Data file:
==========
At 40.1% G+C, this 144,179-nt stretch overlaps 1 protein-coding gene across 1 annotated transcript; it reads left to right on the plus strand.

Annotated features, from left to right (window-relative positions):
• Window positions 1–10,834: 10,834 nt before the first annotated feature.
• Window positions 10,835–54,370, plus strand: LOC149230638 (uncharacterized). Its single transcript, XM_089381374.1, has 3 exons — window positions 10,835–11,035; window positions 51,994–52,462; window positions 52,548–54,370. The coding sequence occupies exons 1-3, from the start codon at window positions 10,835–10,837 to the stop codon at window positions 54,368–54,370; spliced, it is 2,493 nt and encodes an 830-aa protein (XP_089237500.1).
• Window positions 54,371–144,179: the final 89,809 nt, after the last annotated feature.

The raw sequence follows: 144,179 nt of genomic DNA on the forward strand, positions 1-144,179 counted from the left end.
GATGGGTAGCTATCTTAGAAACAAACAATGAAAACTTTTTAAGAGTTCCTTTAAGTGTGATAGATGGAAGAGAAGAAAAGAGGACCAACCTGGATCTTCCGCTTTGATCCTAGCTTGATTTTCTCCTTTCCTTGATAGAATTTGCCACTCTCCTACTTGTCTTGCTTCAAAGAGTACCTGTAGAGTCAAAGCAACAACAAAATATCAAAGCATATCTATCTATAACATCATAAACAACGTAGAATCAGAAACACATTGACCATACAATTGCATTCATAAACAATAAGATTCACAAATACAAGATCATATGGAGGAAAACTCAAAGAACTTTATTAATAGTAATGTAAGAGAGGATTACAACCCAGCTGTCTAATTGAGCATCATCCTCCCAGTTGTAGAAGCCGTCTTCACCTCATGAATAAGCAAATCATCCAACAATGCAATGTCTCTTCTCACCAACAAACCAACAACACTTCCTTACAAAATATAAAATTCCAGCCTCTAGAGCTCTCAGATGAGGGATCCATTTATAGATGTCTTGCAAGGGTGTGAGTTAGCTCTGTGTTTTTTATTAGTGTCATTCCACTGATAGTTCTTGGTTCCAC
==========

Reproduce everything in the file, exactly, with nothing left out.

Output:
At 40.1% G+C, this 144,179-nt stretch overlaps 1 protein-coding gene across 1 annotated transcript; it reads left to right on the plus strand.

Annotated features, from left to right (window-relative positions):
• Window positions 1–10,834: 10,834 nt before the first annotated feature.
• Window positions 10,835–54,370, plus strand: LOC149230638 (uncharacterized). Its single transcript, XM_089381374.1, has 3 exons — window positions 10,835–11,035; window positions 51,994–52,462; window positions 52,548–54,370. The coding sequence occupies exons 1-3, from the start codon at window positions 10,835–10,837 to the stop codon at window positions 54,368–54,370; spliced, it is 2,493 nt and encodes an 830-aa protein (XP_089237500.1).
• Window positions 54,371–144,179: the final 89,809 nt, after the last annotated feature.

The raw sequence follows: 144,179 nt of genomic DNA on the forward strand, positions 1-144,179 counted from the left end.
GATGGGTAGCTATCTTAGAAACAAACAATGAAAACTTTTTAAGAGTTCCTTTAAGTGTGATAGATGGAAGAGAAGAAAAGAGGACCAACCTGGATCTTCCGCTTTGATCCTAGCTTGATTTTCTCCTTTCCTTGATAGAATTTGCCACTCTCCTACTTGTCTTGCTTCAAAGAGTACCTGTAGAGTCAAAGCAACAACAAAATATCAAAGCATATCTATCTATAACATCATAAACAACGTAGAATCAGAAACACATTGACCATACAATTGCATTCATAAACAATAAGATTCACAAATACAAGATCATATGGAGGAAAACTCAAAGAACTTTATTAATAGTAATGTAAGAGAGGATTACAACCCAGCTGTCTAATTGAGCATCATCCTCCCAGTTGTAGAAGCCGTCTTCACCTCATGAATAAGCAAATCATCCAACAATGCAATGTCTCTTCTCACCAACAAACCAACAACACTTCCTTACAAAATATAAAATTCCAGCCTCTAGAGCTCTCAGATGAGGGATCCATTTATAGATGTCTTGCAAGGGTGTGAGTTAGCTCTGTGTTTTTTATTAGTGTCATTCCACTGATAGTTCTTGGTTCCAC